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frugal technology, simple living and guerrilla large-appliance repair

Regular blog here, 'microblog' there

Many of my traditional blog post live on this site, but a great majority of my social-style posts can be found on my much-busier microbloging site at updates.passthejoe.net. It's busier because my BlogPoster "microblogging" script generates short, Twitter-style posts from the Linux or Windows (or anywhere you can run Ruby with too many Gems) command line, uploads them to the web server and send them out on my Twitter and Mastodon feeds.

I used to post to this blog via scripts and Unix/Linux utilities (curl and Unison) that helped me mirror the files locally and on the server. Since this site recently moved hosts, none of that is set up. I'm just using SFTP and SSH to write posts and manage the site.

Disqus comments are not live just yet because I'm not sure about what I'm going to do for the domain on this site. I'll probably restore the old domain at first just to have some continuity, but for now I like using the "free" domain from this site's new host, NearlyFreeSpeech.net.

Wed, 22 May 2019

'Giant Steps,' vocal by Camille Bertault with Nelson Faria on guitar

Camille Bertault sings the John Coltrane classic "Giant Steps," also scatting the original solo:

Tue, 11 Sep 2018

Tuck's Corner lives in the Wayback Machine

Whenever I listen to Tuck and Patti, I want to go to Tuck's Corner, where Tuck Andress talks about all of their gear.

But Tuck's Corner doesn't appear on the duo's current web site. It's not gone forever. It lives on the Wayback Machine.

Video: Tuck Andress plays 'Europa'

Tuck Andress sounds so great. His tone is unique and not at all what you expect from an archtop guitar, and like all great players, his time is amazing. More than anything, music is about time.

Wed, 20 Jun 2018

An intense 'My Favorite Things' from John Coltrane's late-period 'Live at the Village Vanguard Again!' album

John Coltrane's rendition of "My Favorite Things" from the 1961 album of the same name) is pretty much a gateway into Coltrane.

This isn't that version. Instead, here is the 1966 version from "Live at the Village Vanguard Again!", with a much different band in an equally different era for Coltrane. Basically, free jazz entered, and he embraced it.

Though I love the "classic" Coltrane quartet, this is a great band, and I'm really listening to Alice Coltrane's piano -- I like her approach to the tune. Aside from John Coltrane himself, bassist Jimmy Garrison is the only other holdover from that classic quartet, and the lines he plays are also very different from those of bassist Steve Davis on the recording made five years before. You can tell that Garrison had played the tune live with Coltrane probably hundreds of times.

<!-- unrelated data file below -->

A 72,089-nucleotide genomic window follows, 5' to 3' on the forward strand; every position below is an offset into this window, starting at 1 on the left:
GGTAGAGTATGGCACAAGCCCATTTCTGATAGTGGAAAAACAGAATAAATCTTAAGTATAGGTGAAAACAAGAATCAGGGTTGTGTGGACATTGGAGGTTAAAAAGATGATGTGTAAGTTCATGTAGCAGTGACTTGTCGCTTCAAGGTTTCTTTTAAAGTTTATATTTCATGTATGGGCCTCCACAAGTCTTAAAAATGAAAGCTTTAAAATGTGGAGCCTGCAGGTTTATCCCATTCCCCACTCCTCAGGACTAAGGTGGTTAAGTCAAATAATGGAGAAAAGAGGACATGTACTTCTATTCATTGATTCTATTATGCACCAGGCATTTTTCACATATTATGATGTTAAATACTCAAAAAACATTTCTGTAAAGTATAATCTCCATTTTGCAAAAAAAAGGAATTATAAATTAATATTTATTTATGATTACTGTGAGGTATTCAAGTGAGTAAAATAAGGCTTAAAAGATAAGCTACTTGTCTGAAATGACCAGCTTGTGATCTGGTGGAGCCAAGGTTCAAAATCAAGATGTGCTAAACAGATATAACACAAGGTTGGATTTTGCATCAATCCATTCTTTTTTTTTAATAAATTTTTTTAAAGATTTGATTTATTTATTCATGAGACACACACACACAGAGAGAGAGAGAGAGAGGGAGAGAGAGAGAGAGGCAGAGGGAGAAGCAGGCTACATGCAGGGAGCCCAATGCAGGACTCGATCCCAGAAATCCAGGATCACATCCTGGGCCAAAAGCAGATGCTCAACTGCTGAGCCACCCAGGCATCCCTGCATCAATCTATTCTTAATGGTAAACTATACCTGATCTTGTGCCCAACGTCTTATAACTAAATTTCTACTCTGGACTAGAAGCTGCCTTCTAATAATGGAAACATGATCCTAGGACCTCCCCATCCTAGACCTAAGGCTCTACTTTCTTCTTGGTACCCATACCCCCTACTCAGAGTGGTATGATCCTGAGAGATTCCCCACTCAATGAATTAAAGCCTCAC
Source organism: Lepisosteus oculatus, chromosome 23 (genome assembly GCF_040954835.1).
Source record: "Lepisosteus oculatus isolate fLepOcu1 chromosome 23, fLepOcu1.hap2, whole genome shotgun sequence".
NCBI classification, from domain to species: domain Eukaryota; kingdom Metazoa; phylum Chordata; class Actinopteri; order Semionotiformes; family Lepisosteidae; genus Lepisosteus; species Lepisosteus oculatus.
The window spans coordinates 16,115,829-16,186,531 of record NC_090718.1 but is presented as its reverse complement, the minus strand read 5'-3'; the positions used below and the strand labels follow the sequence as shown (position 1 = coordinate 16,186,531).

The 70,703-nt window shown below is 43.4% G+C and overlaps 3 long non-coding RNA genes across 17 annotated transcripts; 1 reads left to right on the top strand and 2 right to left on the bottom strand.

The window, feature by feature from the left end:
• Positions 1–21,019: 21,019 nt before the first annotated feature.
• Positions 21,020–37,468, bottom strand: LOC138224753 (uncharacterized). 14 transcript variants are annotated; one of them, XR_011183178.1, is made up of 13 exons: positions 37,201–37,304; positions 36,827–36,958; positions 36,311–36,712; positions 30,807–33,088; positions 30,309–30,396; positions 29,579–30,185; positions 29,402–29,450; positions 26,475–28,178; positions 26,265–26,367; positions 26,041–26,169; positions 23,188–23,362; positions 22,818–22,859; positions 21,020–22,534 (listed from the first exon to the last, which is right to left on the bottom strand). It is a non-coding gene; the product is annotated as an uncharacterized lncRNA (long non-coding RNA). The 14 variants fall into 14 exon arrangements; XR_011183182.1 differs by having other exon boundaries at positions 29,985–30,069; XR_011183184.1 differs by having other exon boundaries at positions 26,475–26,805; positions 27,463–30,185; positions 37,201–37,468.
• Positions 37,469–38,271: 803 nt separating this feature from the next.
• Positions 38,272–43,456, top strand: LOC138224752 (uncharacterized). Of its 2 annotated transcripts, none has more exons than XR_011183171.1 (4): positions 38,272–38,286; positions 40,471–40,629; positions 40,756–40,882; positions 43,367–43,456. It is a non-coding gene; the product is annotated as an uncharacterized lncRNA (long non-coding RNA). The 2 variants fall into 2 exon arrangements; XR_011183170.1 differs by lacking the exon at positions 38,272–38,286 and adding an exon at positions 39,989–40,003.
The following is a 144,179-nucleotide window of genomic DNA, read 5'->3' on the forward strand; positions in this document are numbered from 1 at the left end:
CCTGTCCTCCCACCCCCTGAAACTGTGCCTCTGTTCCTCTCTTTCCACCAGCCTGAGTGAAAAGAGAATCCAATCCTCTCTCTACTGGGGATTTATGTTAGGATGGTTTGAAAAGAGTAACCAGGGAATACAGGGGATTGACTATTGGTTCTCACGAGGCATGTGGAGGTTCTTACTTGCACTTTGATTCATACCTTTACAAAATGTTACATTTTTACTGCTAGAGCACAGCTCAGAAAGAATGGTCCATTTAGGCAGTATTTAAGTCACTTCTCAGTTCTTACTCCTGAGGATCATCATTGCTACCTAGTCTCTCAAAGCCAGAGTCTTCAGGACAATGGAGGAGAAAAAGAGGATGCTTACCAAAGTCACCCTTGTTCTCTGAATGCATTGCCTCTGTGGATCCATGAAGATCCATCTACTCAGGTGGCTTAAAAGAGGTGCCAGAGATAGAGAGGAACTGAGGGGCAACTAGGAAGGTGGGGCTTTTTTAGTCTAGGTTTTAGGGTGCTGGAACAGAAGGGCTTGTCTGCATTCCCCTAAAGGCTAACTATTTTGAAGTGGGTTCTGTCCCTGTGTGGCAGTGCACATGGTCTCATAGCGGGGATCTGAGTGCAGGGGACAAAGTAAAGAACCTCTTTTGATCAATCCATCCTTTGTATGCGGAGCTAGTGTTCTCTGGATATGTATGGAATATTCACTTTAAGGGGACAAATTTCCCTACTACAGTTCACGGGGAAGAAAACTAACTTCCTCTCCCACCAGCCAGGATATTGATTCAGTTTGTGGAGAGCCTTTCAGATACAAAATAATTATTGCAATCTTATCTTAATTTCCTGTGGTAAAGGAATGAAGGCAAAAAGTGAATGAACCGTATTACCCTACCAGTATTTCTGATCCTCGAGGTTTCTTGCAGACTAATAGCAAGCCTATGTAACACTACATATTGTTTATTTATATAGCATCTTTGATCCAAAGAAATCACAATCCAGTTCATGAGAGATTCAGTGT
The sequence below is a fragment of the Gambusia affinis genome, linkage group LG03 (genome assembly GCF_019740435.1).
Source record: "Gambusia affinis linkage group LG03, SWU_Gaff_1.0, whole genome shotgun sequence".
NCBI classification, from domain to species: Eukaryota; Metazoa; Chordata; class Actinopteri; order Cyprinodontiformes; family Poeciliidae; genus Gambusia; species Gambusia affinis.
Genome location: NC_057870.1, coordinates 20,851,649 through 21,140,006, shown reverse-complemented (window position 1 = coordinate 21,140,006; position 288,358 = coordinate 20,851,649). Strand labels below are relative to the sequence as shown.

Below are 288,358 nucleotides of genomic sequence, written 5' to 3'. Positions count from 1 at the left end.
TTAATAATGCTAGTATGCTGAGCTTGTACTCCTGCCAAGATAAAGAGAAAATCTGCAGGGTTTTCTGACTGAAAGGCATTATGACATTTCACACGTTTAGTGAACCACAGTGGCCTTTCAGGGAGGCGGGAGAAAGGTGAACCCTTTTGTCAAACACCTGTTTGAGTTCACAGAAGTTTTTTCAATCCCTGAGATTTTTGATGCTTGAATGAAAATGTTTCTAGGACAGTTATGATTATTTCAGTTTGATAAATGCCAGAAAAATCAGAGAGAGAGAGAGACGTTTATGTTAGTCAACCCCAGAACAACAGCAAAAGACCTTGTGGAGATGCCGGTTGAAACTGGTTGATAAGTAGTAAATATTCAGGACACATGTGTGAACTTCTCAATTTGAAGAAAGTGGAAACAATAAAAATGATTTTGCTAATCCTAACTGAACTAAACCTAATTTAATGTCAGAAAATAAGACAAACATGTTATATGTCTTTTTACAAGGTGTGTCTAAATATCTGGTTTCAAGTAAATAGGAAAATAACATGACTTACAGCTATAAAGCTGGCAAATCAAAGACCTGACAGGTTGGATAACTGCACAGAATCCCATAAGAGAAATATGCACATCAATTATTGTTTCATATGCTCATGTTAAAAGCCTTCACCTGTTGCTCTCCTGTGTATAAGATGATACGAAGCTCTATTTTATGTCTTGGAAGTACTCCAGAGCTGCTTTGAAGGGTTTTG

I'm still absorbing this version, but it's notable that the band plays a full 3 minutes before John Coltrane plays the tune's melody.

For comparison's sake, here's the "classic" rendition of "My Favorite Things" from 1961:

Mon, 23 Apr 2018

Miles Davis - Miles in the Sky (1968)

Miles Davis - Miles In The Sky (1968) full album - YouTube https://www.youtube.com/watch?v=S6eZHnIA__A

This is one of Miles Davis' early proto-fusion efforts, and the players are all legends (Wayne Shorter on tenor saxophone, Herbie Hancock on electric piano, Ron Carter on bass, Tony Williams on drums).

"Miles in the Sky" is the kind of fusion record that really appeals to me right now. It's a "quiet" record anchored by electric piano, which is the same thing that draws me to Chick Corea's first Return to Forever album. It's more jazz than r&b, and not really rock at all, given the lack of electric bass and guitar.

What you really have in "Miles in the Sky," besides a slightly funky Miles who you can really hear with this instrumentation, is a showcase for the grooves of Hancock, Carter and Williams, and a showcase for Wayne Shorter.

Then on the second track, the Wayne Shorter composition "Paraphernalia," guitarist George Benson appears, yet the track has more of a traditional jazz vibe than the last, featuring an acoustic piano instead of the electric. Benson folows the stunning Shorter solo (which is quite long, in case you were wondering) with a literally shorter solo that sits firmly within the groove of the record, leading into Hancock on the piano with the rest of the group dropping out entirely as he works the form of the composition.

Miles always worked with the best players. He was never about raw technique and obviously wasn't intimidated by those who were the strongest players out there.